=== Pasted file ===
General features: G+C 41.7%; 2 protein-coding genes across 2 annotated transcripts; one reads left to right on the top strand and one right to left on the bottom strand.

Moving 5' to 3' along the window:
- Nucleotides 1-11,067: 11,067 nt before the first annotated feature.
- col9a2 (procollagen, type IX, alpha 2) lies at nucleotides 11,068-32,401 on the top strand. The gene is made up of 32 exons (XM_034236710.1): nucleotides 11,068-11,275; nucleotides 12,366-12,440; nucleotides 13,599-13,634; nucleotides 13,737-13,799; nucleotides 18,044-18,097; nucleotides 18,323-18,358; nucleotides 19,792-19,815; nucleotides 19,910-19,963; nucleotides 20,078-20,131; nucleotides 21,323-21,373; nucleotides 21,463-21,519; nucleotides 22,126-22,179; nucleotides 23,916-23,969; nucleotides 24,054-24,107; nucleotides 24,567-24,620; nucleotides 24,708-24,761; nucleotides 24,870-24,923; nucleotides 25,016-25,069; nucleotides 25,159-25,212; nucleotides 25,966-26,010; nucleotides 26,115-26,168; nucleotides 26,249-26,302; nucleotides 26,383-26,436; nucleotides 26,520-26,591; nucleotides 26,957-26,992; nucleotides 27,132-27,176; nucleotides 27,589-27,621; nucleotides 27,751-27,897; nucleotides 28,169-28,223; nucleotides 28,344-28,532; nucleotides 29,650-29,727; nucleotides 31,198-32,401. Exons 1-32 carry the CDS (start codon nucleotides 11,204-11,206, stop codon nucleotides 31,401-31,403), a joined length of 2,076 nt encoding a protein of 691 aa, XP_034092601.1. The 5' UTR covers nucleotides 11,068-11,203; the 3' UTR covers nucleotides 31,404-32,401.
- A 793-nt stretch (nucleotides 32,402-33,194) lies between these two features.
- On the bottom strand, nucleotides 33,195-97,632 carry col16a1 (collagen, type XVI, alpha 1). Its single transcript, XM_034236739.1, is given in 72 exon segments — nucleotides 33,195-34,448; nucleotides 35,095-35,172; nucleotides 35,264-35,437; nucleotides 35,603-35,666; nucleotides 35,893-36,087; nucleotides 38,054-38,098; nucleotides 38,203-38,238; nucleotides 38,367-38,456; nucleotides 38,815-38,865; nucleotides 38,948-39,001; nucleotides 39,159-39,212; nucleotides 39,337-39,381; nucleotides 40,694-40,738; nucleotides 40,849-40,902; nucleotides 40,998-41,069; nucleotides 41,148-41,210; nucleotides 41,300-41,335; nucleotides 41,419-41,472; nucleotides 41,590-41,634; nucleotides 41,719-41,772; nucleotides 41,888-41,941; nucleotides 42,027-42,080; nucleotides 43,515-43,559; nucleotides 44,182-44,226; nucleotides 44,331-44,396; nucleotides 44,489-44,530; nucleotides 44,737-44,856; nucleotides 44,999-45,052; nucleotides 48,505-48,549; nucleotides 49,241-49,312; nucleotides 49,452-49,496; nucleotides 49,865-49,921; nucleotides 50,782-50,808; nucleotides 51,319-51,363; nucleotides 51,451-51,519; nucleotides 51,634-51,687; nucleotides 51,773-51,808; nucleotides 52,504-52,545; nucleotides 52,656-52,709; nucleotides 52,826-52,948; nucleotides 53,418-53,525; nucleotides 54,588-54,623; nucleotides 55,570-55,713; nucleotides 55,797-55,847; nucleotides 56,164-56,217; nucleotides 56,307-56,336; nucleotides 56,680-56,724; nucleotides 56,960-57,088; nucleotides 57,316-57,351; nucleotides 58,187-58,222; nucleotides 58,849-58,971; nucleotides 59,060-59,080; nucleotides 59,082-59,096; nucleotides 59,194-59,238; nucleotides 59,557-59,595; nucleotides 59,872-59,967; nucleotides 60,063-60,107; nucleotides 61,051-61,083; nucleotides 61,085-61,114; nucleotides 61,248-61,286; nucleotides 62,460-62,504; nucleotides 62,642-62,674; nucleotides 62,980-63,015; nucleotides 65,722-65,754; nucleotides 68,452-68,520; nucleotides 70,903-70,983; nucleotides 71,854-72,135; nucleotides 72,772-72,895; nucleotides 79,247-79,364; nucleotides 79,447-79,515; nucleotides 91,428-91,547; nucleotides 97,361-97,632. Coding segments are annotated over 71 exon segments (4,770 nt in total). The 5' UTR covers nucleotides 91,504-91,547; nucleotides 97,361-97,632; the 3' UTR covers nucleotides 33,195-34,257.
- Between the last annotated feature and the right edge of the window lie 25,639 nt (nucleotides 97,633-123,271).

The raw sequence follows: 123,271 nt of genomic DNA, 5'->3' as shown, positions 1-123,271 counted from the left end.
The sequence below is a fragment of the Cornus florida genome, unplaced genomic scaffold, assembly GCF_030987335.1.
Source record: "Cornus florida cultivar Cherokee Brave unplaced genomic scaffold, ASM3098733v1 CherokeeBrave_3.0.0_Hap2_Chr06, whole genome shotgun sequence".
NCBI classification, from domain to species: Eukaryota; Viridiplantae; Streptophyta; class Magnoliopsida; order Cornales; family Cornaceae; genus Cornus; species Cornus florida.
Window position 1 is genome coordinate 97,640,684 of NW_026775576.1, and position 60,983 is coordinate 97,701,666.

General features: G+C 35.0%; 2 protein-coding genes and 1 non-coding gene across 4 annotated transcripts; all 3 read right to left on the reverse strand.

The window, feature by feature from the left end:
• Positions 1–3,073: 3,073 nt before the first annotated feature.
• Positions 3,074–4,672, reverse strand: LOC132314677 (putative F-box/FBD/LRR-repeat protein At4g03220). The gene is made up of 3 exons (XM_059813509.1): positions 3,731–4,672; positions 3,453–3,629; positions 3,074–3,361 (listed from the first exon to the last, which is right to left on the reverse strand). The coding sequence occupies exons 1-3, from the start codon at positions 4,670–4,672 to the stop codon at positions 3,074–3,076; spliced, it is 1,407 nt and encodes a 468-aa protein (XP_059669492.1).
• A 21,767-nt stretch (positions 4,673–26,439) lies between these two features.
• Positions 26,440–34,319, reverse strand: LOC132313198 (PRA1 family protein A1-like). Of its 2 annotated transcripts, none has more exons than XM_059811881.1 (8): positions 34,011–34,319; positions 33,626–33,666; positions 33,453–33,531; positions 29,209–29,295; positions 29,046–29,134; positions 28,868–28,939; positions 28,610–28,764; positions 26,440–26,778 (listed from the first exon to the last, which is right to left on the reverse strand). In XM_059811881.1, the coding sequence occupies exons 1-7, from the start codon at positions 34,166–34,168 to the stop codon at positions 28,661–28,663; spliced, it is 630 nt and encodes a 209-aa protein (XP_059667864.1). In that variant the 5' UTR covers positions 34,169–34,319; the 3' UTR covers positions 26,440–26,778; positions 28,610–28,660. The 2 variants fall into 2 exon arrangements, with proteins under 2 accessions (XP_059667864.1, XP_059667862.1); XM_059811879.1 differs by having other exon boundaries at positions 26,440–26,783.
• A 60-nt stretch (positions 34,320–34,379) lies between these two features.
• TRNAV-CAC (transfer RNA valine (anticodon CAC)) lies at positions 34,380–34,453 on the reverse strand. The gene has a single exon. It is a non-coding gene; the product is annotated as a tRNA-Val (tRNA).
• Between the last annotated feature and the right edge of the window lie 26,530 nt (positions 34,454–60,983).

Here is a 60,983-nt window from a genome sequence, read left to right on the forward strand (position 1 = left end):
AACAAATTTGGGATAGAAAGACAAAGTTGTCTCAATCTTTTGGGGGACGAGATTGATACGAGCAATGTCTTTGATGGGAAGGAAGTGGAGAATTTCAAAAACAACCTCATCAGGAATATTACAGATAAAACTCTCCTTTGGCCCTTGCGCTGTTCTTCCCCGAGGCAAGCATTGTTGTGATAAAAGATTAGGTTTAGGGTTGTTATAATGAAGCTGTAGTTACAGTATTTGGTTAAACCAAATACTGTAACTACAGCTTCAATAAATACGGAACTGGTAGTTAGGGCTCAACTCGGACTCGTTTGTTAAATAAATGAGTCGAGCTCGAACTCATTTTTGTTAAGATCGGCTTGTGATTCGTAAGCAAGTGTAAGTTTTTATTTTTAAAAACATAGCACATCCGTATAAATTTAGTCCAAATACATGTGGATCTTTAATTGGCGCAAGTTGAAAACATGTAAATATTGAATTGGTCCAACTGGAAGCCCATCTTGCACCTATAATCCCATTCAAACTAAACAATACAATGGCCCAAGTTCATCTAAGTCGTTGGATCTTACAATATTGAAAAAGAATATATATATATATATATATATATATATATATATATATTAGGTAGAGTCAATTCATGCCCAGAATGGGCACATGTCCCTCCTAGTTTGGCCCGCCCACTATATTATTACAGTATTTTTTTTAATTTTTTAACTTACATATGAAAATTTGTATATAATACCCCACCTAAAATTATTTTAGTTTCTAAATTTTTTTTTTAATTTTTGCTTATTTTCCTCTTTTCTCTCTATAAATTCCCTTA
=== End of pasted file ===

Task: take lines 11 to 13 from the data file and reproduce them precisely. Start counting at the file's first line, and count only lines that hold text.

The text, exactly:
NCBI classification, from domain to species: Eukaryota; Viridiplantae; Streptophyta; class Magnoliopsida; order Cornales; family Cornaceae; genus Cornus; species Cornus florida.
Window position 1 is genome coordinate 97,640,684 of NW_026775576.1, and position 60,983 is coordinate 97,701,666.

General features: G+C 35.0%; 2 protein-coding genes and 1 non-coding gene across 4 annotated transcripts; all 3 read right to left on the reverse strand.